Another legal shoe has dropped in the scandal surrounding disgraced humanitarian Greg Mortenson—this time in the form of a lawsuit that seeks the return of donations and damages on behalf of donors to his charity, the Central Asia Institute (CAI). One of the two plaintiffs wants her donation back—and the other a $12 refund for her copy of the book.
In a sign of how Mortenson’s fall from grace is roiling former fans in his home state of Montana, where CAI is based, both plaintiffs, Michele Reinhart and Jean Price, are state Democratic legislators in Missoula.
Mortenson rocketed to celebrity status on the heels of a 2007 memoir, Three Cups of Tea, that tells an engaging story of how a failed mountain-climbing venture inspired him to build schools across Afghanistan and Pakistan. The book brought $60 million in donations to the charity he created and earned him a personal fortune from book royalties and lecture fees. In the process, Mortenson won praise from U.S. leaders such as President Obama and General David Petraeus. His book was even given a spot on the U.S. military’s required reading lists.
A CBS 60 Minutes segment last month, along with an investigation by author Jon Krakauer, brought it all down in flames, reporting that Mortenson had fabricated central parts of his memoir, claimed to build schools that didn’t exist, and, lately at least, had spent more time and money promoting his book than helping schoolchildren overseas.
Mortenson has contested the 60 Minutes account, saying that while some parts of the book may have been compressed, he stands by the information. He has also contested the CBS account of his charity’s misdealing.
The suit, which was filed Thursday in the U.S. district court in Montana, makes a claim for class action “against Mortenson and CAI for fraud, deceit, breach of contract, RICO [racketeering and corrupt organization] violations, unjust enrichment and constructive trust.”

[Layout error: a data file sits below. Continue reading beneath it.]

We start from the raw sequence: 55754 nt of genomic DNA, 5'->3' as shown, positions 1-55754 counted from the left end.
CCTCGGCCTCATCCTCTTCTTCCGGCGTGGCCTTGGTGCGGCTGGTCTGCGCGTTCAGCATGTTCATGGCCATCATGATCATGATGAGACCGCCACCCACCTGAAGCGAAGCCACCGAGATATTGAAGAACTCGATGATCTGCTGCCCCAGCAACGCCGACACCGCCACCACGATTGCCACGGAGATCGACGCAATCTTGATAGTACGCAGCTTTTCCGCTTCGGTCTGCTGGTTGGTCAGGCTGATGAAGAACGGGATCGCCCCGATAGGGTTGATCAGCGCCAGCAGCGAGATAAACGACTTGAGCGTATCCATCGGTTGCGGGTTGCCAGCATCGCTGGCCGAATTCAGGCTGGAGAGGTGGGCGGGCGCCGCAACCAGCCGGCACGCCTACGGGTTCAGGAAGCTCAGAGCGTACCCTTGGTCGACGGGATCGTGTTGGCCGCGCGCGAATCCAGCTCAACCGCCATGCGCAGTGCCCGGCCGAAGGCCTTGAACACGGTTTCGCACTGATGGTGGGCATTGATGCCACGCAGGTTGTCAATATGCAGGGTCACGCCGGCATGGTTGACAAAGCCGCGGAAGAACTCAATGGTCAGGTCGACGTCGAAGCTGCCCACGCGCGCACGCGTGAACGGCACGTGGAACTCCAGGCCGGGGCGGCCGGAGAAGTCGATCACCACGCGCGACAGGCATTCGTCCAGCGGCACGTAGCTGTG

If the suit does get class-action status, it raises the possibility that Mortenson and his foundation—should they eventually be found liable—could be on the hook for millions of dollars. The suit requests that any damages awarded be funneled to a trust that can use the money to build schools in Afghanistan and Pakistan.
The allegations of fraud are justified, the suit claims, because Mortenson and CAI knowingly took donations and book profits based on false information.
“Mortenson and CAI should be forced to disgorge the purchase price because Michele Reinhart would not have purchased the book Three Cups of Tea had she known that Mortenson’s public statements and books were based on fabricated information,” the suit reads, making the same case for the return of Price’s donation.
The plaintiffs are being represented by Hoyt & Blewett PLLC of Great Falls, Montana, a firm that specializes in personal injury cases. Alexander Blewett III, a partner in the firm, counts himself among the victims of Mortenson’s deceit. “I bought his book, and I listened to him speak, and this whole thing was impressive because it was supposed to be true,” he says. “We’re trying to hold him accountable and trying to get that money where it should have gone.” Blewett declined to make Reinhart and Price available for comment.
Mike Giglio is a reporter at Newsweek.